The additional advantage in having basic research projects as part of an agricultural R,D&E portfolio is that these are normally projects that are funded over longer time frames (five to 10 years), which provide more secure long-term employment for some of the best researchers who would otherwise be lost, or not attracted to the agriculture sector.

An additional challenge for the Australian agricultural R,D&E system is the lack of clarity about which agencies or organisations are the natural ‘home’ for the more basic agricultural research activities. Basic research of necessity involves access to expensive equipment, well-resourced laboratories and highly-qualified support staff, all of which should be available at universities with major agricultural faculties. However, the rundown in resources and personnel in university agricultural faculties over the past decade has meant that such resources are becoming a rarity rather than the norm.

Improving the performance of the Australian agricultural innovation system

Based on the principal that ‘what gets measured gets managed’ a very basic first step in overcoming some of the apparent weaknesses in the Australian agricultural innovation system is developing a better reporting system, so that funding levels and research activities are more transparent. The USDA’s Current Research Information System (CRIS) is an example of an efficient system that provides a clear picture of what a national agricultural R,D&E portfolio actually looks like.

In Australia, some major changes are also needed in the performance assessment ‘system’ for university agricultural research. A revamp of the ‘Excellence in Research Australia’ system is needed to put much greater emphasis on industry impacts. University researchers should also have much stronger incentives to spend time engaging with industry, and have available longer-term, larger-scale projects that provide better opportunities for career advancement and more secure tenure.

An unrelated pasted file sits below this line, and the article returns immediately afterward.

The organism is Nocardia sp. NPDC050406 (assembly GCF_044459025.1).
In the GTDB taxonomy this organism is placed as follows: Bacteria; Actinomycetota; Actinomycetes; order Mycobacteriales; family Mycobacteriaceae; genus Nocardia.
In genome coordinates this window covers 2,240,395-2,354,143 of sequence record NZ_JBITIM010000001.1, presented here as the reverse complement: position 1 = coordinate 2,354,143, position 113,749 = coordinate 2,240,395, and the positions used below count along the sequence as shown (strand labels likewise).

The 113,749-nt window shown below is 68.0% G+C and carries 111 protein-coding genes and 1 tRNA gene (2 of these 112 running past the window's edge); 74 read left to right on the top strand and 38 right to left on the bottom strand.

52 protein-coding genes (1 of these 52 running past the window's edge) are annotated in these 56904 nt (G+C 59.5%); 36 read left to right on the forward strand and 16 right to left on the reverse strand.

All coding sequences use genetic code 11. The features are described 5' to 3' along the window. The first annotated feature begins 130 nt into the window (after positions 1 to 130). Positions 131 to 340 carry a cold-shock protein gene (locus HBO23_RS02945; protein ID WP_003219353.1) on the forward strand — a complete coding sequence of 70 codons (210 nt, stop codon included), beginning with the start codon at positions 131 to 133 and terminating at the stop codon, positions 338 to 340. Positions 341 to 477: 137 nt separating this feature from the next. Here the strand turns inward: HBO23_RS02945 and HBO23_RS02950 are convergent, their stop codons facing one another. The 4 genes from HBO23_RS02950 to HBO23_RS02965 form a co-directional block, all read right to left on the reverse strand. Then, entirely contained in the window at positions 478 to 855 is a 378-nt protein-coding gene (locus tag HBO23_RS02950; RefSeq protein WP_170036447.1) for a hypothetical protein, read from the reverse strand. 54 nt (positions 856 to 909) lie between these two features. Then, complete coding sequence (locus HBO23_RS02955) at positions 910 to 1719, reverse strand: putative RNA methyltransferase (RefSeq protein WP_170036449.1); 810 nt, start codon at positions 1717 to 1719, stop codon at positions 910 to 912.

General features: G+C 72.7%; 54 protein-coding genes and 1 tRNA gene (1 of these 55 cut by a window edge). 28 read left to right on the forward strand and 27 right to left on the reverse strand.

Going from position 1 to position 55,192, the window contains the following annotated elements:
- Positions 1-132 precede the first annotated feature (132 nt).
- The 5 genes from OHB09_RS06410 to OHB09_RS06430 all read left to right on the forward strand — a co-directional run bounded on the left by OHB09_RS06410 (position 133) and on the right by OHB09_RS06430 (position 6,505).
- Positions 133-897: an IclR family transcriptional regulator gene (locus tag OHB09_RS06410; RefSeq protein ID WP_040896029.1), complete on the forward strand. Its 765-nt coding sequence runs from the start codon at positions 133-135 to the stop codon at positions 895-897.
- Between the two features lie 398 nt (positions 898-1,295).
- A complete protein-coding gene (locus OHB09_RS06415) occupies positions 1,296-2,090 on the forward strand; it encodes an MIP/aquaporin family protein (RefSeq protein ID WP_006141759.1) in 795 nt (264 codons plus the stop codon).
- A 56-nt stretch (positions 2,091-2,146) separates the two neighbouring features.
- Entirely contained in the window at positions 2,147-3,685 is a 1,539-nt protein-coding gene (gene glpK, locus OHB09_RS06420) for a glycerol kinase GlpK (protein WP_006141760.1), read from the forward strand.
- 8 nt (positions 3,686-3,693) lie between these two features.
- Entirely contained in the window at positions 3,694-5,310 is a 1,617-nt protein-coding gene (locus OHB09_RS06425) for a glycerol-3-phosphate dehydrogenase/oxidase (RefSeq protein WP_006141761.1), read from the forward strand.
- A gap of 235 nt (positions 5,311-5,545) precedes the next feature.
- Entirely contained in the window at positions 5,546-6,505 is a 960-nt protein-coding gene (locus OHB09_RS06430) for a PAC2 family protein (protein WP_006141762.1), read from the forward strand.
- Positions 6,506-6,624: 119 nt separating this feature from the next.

The steady erosion in public sector funding levels clearly needs to be addressed. The recent announcement of extra funding by the Australian Government is greatly welcomed, but the government should insist that the state and territory governments sign up to a binding long-term inter-governmental funding agreement before a single cent of that money gets to researchers employed by state governments.

Finally, it is obvious that the role of the private sector will become more important in the future, as a source of research and development funding, and also as the main provider of extension services. A major challenge will be making sure that there is good interaction between public and private R,D&E organisations, and that contractual arrangements have low transaction costs and avoid unnecessary bureaucracy. Making this happen will be a major challenge due to the different entrenched cultures that exist, but this is a situation where Rural RDCs could play an important facilitation role.

Ultimately, the land and water resources available for Australian agriculture are limited, and most future increases in agricultural output to meet growing world demand will need to be generated through productivity growth. The main way to achieve consistent increases in productivity growth rates is to invest in agricultural R,D&E, and at the same time to take steps to ensure that the agricultural innovation system is performing at an optimum level. Australian agriculture has a lot of work to do to improve the performance of its innovation system, and it is of concern that at this stage there is no obvious leader driving the necessary changes.

Images:  ACIL Tasman, CIMMYT, CSU, USYD